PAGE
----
Production Backlog

Back in October, I had made a series of plain weave rugs on the Gilmore loom for sale at the holiday markets.  Of the five, I sold two in November and one in January.  I thought I should probably take photos and share before they’re all gone and I have no record of them.

The first is a rug similar to an earlier one with what I was calling tie dyed yarn.  This one uses some green/yellow/brown yarns plied together that created a grainy effect.  Nice rug, if you like yellow. The rug also uses a design scheme that I have use a few times before and I think the proportions work well.  One of the sold rugs used this same design, but with red and black stripes and a black and orange tie dyed yarn.

rug yellow black stripes

Yellow black stripes - detail

The fringe features my go to finish, the Celtic braid.  I know it’s not, but a neighbor once it looked like some kind of Celtic knot, so for lack of another name, that’s what I call it.

Yellow black stripes - fringe

rug yellow black stripes

The other one features some simple stripes using a rustic, bulky yarn.  rug brown stripes

This one has no fringe, which usually doesn’t work well with a plain weave rug.  But in this case, the yarn was bulky and fluffy enough that it could stretch and accommodate the fringe threads being darned back into the rug.  rug brown stripes detail

rug brown stripes detail

I’m still playing around with developing a good setting for photographing my work.  For some past works, I have just laid them on the bare studio floor, which is vinyl but painted over.  I have nothing against it in principle, but really, who paints a floor brick red?  Ugh.  This set features a white table cloth on the floor.  Mrs. Daylight had the idea of stretching it tight and holding it down with weights.  Overall, it worked out well.  There are skylights and lots of windows in the studio and the light is generally pretty good.  But it was cloudy and getting late in the day, so my background ended up with a blue tint.  Even so, I think the rug colors are pretty accurate.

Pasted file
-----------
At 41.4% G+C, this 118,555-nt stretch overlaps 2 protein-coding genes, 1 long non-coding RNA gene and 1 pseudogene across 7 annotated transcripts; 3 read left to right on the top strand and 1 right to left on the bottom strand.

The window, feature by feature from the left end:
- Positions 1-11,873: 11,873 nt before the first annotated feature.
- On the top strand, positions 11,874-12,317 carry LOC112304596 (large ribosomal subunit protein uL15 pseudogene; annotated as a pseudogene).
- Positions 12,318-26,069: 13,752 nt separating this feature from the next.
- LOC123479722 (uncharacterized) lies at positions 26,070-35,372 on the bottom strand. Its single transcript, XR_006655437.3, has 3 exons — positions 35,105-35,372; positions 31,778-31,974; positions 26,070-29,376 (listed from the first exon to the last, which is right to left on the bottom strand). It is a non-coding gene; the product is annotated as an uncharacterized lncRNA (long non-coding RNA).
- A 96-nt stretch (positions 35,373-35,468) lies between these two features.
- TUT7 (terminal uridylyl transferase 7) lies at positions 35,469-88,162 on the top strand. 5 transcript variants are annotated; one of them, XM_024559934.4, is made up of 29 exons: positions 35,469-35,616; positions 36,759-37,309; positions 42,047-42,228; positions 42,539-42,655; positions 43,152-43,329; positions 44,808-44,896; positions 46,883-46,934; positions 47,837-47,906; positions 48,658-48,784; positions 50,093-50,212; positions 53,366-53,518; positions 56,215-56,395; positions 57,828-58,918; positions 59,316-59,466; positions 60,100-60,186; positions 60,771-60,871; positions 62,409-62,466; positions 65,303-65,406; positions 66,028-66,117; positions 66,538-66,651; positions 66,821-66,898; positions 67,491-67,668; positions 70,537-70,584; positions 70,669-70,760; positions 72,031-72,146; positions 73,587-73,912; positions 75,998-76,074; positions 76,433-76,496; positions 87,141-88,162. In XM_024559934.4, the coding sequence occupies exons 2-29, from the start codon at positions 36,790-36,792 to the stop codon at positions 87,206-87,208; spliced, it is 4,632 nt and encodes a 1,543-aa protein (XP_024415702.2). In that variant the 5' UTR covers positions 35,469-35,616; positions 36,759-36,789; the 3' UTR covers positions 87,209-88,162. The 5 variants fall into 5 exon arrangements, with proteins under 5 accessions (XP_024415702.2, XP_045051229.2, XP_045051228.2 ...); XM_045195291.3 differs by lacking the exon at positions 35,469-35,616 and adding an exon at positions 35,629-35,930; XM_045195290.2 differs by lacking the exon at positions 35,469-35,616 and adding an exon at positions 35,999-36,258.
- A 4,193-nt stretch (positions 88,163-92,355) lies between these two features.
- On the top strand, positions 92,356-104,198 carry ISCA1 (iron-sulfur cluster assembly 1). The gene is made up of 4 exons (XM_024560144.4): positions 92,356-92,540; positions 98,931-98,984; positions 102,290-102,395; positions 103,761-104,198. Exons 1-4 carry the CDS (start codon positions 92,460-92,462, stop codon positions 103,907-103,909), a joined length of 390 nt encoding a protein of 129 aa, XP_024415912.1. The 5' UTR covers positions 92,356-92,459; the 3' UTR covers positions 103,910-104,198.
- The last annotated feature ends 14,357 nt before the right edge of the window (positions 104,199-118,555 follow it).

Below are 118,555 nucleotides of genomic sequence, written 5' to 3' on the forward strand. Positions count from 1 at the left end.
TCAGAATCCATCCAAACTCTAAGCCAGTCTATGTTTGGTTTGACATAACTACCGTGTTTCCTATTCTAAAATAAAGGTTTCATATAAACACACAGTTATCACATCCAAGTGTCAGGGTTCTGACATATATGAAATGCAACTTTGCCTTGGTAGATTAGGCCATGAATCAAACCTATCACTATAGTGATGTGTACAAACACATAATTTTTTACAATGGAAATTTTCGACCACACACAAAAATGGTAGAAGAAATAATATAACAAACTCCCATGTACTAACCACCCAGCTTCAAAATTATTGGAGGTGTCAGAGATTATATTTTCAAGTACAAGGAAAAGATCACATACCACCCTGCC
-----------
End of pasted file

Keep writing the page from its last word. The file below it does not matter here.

Next up: from the Cranbrook loom

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More Twill

Work is moving along and Burning Daylight Studios is keeping me plenty busy, and is proving to be a suitable home to Daylight Weaving. I know it sounds confusing, but I really like both names, so I kept them both, on for the physical studio, and one for the business. My goal here is to try to post at least a couple times a month, so stay tuned.

Last we met, I was finishing a series twill rugs.  This is just a short post as an excuse to share photos of the last in that series.

Twill weave rugI used some random grey yarn that I had lots of, but it turned out to be rather a pain to weave with.  It didn’t behave well – kept getting tangled and didn’t pack down consistently – but it did create an interesting ropy effect.  And I have to admit, it took me a while to warm up to this rug. I had it hanging in the studio unfinished for months because it had so annoyed me while weaving.  I have come to think of this rug as being inspired by the sea. The pattern in the previous rug had a wheat shaft look to it, whereas this rug’s pattern reminds me of seaweed.

Twill weave rug detail

I finished it with a folded hem.

Twill weave rug end detail

Twill weave rug detail

In all, it ended up as a nice sturdy rug that will make the right person happy to walk on in its new home.

Up next: Production work

 

Samples

It’s been a hectic winter involving lots of traveling, new equipment, and family business.  But I’m finally back home for a while and ready to get to work.

In the studio, I spent the winter trying out a few new weaving techniques. These are techniques I had read about, but never got around actually using. So I created a series of small sample rugs. Samples are nice because you can try out different weave structures or designs without committing to a full-blown work. Though they should be fairly quick to complete, my samples took me almost as long as complete rugs.